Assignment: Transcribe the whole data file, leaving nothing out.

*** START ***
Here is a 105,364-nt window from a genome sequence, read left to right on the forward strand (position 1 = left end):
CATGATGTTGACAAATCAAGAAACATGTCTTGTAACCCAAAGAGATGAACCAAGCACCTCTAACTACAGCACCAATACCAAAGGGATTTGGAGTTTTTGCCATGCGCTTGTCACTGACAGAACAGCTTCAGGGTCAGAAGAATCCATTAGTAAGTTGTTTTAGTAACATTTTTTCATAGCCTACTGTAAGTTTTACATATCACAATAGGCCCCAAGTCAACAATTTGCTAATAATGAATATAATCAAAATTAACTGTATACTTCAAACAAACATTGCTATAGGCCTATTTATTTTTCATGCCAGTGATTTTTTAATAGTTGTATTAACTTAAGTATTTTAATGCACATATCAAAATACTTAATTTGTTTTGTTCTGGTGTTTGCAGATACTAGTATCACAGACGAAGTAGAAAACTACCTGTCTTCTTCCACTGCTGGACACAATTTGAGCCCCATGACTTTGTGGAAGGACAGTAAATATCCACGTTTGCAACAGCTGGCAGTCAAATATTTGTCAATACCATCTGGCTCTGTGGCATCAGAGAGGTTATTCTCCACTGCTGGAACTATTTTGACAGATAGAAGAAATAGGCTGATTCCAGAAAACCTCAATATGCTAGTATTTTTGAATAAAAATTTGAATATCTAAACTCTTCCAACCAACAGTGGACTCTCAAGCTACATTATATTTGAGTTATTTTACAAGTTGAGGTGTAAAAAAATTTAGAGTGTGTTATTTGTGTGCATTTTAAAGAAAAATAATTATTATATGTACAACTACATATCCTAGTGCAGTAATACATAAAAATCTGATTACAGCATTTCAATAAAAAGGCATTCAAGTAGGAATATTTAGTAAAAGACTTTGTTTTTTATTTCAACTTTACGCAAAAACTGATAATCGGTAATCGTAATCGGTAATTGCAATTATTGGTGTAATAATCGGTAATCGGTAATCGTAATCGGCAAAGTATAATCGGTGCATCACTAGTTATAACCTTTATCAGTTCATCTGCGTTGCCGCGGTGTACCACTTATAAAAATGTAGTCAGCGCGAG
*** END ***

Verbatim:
Here is a 105,364-nt window from a genome sequence, read left to right on the forward strand (position 1 = left end):
CATGATGTTGACAAATCAAGAAACATGTCTTGTAACCCAAAGAGATGAACCAAGCACCTCTAACTACAGCACCAATACCAAAGGGATTTGGAGTTTTTGCCATGCGCTTGTCACTGACAGAACAGCTTCAGGGTCAGAAGAATCCATTAGTAAGTTGTTTTAGTAACATTTTTTCATAGCCTACTGTAAGTTTTACATATCACAATAGGCCCCAAGTCAACAATTTGCTAATAATGAATATAATCAAAATTAACTGTATACTTCAAACAAACATTGCTATAGGCCTATTTATTTTTCATGCCAGTGATTTTTTAATAGTTGTATTAACTTAAGTATTTTAATGCACATATCAAAATACTTAATTTGTTTTGTTCTGGTGTTTGCAGATACTAGTATCACAGACGAAGTAGAAAACTACCTGTCTTCTTCCACTGCTGGACACAATTTGAGCCCCATGACTTTGTGGAAGGACAGTAAATATCCACGTTTGCAACAGCTGGCAGTCAAATATTTGTCAATACCATCTGGCTCTGTGGCATCAGAGAGGTTATTCTCCACTGCTGGAACTATTTTGACAGATAGAAGAAATAGGCTGATTCCAGAAAACCTCAATATGCTAGTATTTTTGAATAAAAATTTGAATATCTAAACTCTTCCAACCAACAGTGGACTCTCAAGCTACATTATATTTGAGTTATTTTACAAGTTGAGGTGTAAAAAAATTTAGAGTGTGTTATTTGTGTGCATTTTAAAGAAAAATAATTATTATATGTACAACTACATATCCTAGTGCAGTAATACATAAAAATCTGATTACAGCATTTCAATAAAAAGGCATTCAAGTAGGAATATTTAGTAAAAGACTTTGTTTTTTATTTCAACTTTACGCAAAAACTGATAATCGGTAATCGTAATCGGTAATTGCAATTATTGGTGTAATAATCGGTAATCGGTAATCGTAATCGGCAAAGTATAATCGGTGCATCACTAGTTATAACCTTTATCAGTTCATCTGCGTTGCCGCGGTGTACCACTTATAAAAATGTAGTCAGCGCGAG